Though Google searches provide great results, sometimes writers need information that is more in depth than what they can offer. With that in mind, I’ll periodically be featuring some digital resources that offer users free primary and/or secondary sources. These sources can be great if you are trying to get a feel for a historical period or simply gather information to make a story come to life.
Today I want to highlight the Digital Library of Georgia (DLG). The DLG has a lot of great information about African American history, the American Civil War, and the American South in general. For anyone writing about any of those topics, DLG has fabulous images, diaries, and other works that can be used for inspiration. I’ve listed some that I find interesting below.
Vanishing Georgia has over 18,000 photographs taken over 100 years of Georgia history. They include family life, street scenes, agriculture, architecture, and portraits. Because the collection is interested in preserving endangered and otherwise forgotten photographs, it has some real treasures to discover. For example, the image of Belle Peeler at the top of this post is from this collection, and I think the photo tells a story all of its own.
This is a collection of images created by African American photographer Robert E. Williams who took pictures between 1888-1908. The photos included feature children, family life, cotton work, and rituals like baptisms. The images capture wonderful portraits of daily life.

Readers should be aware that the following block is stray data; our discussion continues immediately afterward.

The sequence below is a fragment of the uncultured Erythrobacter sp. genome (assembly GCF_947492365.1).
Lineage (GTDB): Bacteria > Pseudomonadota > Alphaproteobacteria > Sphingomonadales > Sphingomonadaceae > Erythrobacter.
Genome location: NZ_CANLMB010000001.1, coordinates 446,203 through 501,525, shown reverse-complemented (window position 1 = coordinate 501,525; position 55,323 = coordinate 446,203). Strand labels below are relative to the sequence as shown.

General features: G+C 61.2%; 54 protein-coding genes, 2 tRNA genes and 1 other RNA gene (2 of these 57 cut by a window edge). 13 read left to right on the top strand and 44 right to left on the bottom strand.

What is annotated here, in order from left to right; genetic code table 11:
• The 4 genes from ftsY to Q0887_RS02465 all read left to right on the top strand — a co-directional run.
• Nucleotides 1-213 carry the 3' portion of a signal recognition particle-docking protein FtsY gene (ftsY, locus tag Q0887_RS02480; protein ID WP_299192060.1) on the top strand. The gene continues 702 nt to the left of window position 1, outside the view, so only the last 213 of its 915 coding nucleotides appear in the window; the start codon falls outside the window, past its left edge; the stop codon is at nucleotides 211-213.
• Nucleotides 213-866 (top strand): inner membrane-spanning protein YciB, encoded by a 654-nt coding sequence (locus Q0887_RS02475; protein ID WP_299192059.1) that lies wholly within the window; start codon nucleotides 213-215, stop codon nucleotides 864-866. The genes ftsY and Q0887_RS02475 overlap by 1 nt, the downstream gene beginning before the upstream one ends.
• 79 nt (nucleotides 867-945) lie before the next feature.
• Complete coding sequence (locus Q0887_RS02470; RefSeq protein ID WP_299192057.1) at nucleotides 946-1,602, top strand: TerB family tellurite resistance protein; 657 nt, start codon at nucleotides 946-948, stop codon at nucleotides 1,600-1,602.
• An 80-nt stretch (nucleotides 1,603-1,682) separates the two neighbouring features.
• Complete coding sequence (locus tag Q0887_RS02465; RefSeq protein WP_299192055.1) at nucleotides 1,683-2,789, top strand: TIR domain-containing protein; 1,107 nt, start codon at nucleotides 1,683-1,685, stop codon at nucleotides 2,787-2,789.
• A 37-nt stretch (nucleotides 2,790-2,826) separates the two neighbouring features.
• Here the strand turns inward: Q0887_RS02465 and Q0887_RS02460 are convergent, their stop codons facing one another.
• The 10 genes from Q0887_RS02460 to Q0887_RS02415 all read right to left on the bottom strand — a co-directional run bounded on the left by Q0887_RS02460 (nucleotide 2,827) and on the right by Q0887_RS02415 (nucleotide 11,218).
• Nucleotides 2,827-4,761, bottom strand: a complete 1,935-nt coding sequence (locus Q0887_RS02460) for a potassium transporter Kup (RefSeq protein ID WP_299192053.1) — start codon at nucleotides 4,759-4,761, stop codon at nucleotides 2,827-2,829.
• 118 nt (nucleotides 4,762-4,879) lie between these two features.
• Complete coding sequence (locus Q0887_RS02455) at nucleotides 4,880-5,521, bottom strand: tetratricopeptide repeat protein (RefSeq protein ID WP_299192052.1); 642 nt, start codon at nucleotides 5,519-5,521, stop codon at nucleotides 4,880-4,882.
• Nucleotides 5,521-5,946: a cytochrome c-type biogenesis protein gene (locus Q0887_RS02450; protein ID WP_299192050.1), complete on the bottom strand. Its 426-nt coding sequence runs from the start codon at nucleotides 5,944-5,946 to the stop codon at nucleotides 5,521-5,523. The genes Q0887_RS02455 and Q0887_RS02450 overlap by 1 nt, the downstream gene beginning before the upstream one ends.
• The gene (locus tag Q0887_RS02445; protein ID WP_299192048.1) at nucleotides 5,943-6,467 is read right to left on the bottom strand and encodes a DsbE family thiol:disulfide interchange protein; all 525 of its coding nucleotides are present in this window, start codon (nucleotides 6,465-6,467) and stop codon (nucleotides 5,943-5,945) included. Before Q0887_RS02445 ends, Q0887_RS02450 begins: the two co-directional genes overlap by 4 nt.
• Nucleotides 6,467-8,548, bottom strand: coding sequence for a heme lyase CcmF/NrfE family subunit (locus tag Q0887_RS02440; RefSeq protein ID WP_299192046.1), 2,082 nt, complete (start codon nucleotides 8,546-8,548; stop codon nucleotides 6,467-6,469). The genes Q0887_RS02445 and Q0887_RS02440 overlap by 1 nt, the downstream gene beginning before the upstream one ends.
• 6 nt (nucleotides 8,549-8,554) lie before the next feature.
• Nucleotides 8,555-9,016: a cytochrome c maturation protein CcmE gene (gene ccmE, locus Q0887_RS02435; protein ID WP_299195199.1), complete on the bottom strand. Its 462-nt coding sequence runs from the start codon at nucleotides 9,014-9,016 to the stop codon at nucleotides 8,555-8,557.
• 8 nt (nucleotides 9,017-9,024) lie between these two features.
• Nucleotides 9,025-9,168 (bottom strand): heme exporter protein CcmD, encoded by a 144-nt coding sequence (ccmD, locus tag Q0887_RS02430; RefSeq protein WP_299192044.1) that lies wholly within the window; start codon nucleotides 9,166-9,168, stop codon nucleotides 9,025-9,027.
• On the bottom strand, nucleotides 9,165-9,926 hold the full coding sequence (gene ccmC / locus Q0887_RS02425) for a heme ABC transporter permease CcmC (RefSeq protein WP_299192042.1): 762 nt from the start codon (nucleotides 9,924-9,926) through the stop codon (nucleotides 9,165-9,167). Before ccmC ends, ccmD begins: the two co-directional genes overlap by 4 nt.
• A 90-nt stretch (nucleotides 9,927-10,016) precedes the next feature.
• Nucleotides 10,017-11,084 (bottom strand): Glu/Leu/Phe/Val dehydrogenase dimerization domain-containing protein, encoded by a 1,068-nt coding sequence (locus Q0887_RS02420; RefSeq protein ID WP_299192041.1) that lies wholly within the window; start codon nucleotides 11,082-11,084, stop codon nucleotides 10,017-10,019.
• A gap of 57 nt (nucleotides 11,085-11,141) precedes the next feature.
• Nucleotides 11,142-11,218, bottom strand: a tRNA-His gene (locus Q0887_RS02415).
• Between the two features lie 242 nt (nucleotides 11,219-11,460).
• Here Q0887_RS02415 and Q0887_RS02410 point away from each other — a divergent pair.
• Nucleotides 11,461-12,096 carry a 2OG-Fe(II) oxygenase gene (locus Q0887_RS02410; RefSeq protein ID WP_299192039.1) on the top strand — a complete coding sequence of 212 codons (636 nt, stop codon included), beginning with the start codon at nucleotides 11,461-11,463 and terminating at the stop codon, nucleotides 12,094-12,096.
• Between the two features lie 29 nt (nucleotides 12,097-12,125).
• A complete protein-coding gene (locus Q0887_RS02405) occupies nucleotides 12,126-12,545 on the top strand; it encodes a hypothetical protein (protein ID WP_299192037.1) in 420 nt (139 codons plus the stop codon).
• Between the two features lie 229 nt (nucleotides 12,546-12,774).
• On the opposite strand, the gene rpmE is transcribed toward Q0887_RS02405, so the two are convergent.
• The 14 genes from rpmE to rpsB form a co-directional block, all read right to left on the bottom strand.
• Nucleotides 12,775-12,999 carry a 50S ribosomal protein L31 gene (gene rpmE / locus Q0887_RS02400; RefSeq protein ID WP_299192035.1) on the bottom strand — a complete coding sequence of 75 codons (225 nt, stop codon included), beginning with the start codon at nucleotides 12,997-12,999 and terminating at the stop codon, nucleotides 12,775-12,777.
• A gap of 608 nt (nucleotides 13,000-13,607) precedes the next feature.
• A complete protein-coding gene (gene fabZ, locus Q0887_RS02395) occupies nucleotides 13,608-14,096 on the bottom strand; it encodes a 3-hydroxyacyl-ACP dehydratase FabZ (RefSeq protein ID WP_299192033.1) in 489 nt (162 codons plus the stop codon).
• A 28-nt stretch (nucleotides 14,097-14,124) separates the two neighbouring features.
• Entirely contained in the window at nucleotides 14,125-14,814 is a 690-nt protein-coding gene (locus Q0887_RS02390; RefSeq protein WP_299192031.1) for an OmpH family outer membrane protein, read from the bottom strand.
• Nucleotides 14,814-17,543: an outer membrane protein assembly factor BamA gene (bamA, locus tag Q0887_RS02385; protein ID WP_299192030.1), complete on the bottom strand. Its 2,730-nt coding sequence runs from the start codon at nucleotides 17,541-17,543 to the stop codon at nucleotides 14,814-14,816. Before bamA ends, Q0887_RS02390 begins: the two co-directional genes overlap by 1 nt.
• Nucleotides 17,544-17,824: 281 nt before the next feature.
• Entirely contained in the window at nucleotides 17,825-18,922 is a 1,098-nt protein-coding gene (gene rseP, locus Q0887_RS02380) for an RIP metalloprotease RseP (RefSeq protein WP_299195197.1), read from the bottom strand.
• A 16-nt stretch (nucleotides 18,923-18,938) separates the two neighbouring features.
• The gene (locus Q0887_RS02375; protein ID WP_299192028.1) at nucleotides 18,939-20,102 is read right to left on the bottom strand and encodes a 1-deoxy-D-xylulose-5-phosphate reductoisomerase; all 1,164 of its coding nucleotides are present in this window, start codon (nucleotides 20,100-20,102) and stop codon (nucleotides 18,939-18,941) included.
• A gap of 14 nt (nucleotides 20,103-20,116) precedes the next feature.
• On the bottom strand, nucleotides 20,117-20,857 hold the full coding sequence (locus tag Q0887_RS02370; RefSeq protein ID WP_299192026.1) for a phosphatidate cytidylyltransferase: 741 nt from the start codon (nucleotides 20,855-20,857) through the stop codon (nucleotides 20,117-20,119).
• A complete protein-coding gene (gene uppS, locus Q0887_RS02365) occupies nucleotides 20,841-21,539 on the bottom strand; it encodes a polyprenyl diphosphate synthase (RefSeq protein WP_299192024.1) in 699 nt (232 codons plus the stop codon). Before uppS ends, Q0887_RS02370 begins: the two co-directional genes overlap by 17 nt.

The Toombs collection includes correspondence between husband and wife Robert and Julia Toombs. Robert served in the US Senate, and many of his letters are from his service there, others discuss the Civil War, and some are written from his time in exile in Paris.
The Platter Diary is written from the perspective of a man who served with the 81st Ohio Infantry Volunteers during the Civil War. It discusses the experience of serving in the army, descriptions of food, scenery, rumors, the Confederate surrender and Abraham Lincoln’s assassination.
“Thar’s Gold in Them Thar Hills” features photographs, postcards, and documents about gold mining in Georgia. This is a great resource for anyone who needs to know more information about gold mining in America.
These are just a few of the many great collections that the Georgia Digital Library has to offer. I hope you have a wonderful time exploring them. Let me know if you find any gems!
Image Attribution: Photograph of Belle Peeler, Milledgeville, Baldwin County, Georgia, ca. 1900, from the Vanishing Georgia collection, Georgia Archives. (I envy her shoulder poofs.)